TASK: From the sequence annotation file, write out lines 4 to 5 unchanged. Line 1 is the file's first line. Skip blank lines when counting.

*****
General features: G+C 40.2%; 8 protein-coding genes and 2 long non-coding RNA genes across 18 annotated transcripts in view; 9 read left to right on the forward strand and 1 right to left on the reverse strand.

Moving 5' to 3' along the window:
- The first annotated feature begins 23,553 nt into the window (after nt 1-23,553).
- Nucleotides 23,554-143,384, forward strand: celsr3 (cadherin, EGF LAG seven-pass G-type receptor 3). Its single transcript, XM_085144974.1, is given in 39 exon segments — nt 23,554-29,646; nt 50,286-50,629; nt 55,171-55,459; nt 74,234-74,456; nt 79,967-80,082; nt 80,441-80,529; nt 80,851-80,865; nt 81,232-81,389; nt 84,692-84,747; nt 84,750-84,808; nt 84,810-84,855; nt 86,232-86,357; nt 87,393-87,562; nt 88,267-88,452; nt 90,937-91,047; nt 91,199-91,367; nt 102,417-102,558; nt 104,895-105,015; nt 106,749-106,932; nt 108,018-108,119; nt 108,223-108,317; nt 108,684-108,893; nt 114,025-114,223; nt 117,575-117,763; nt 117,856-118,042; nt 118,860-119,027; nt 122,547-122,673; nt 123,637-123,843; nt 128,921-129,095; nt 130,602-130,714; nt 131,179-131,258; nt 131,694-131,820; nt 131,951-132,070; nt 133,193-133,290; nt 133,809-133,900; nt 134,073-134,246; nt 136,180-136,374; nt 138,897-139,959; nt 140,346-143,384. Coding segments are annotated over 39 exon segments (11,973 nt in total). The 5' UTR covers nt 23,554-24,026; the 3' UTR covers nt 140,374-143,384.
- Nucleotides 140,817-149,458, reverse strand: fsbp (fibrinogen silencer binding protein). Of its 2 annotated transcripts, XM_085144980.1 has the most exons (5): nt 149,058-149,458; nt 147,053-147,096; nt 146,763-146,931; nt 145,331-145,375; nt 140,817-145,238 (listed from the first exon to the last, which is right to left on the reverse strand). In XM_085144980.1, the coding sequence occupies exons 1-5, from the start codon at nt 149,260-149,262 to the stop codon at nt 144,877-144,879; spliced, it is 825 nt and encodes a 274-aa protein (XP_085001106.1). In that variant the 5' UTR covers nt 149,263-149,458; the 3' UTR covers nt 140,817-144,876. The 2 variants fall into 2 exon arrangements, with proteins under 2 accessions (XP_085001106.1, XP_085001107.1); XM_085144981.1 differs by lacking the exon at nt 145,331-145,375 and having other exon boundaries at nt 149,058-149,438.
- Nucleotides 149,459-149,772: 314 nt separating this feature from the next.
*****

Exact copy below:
- Nucleotides 23,554-143,384, forward strand: celsr3 (cadherin, EGF LAG seven-pass G-type receptor 3). Its single transcript, XM_085144974.1, is given in 39 exon segments — nt 23,554-29,646; nt 50,286-50,629; nt 55,171-55,459; nt 74,234-74,456; nt 79,967-80,082; nt 80,441-80,529; nt 80,851-80,865; nt 81,232-81,389; nt 84,692-84,747; nt 84,750-84,808; nt 84,810-84,855; nt 86,232-86,357; nt 87,393-87,562; nt 88,267-88,452; nt 90,937-91,047; nt 91,199-91,367; nt 102,417-102,558; nt 104,895-105,015; nt 106,749-106,932; nt 108,018-108,119; nt 108,223-108,317; nt 108,684-108,893; nt 114,025-114,223; nt 117,575-117,763; nt 117,856-118,042; nt 118,860-119,027; nt 122,547-122,673; nt 123,637-123,843; nt 128,921-129,095; nt 130,602-130,714; nt 131,179-131,258; nt 131,694-131,820; nt 131,951-132,070; nt 133,193-133,290; nt 133,809-133,900; nt 134,073-134,246; nt 136,180-136,374; nt 138,897-139,959; nt 140,346-143,384. Coding segments are annotated over 39 exon segments (11,973 nt in total). The 5' UTR covers nt 23,554-24,026; the 3' UTR covers nt 140,374-143,384.
- Nucleotides 140,817-149,458, reverse strand: fsbp (fibrinogen silencer binding protein). Of its 2 annotated transcripts, XM_085144980.1 has the most exons (5): nt 149,058-149,458; nt 147,053-147,096; nt 146,763-146,931; nt 145,331-145,375; nt 140,817-145,238 (listed from the first exon to the last, which is right to left on the reverse strand). In XM_085144980.1, the coding sequence occupies exons 1-5, from the start codon at nt 149,260-149,262 to the stop codon at nt 144,877-144,879; spliced, it is 825 nt and encodes a 274-aa protein (XP_085001106.1). In that variant the 5' UTR covers nt 149,263-149,458; the 3' UTR covers nt 140,817-144,876. The 2 variants fall into 2 exon arrangements, with proteins under 2 accessions (XP_085001106.1, XP_085001107.1); XM_085144981.1 differs by lacking the exon at nt 145,331-145,375 and having other exon boundaries at nt 149,058-149,438.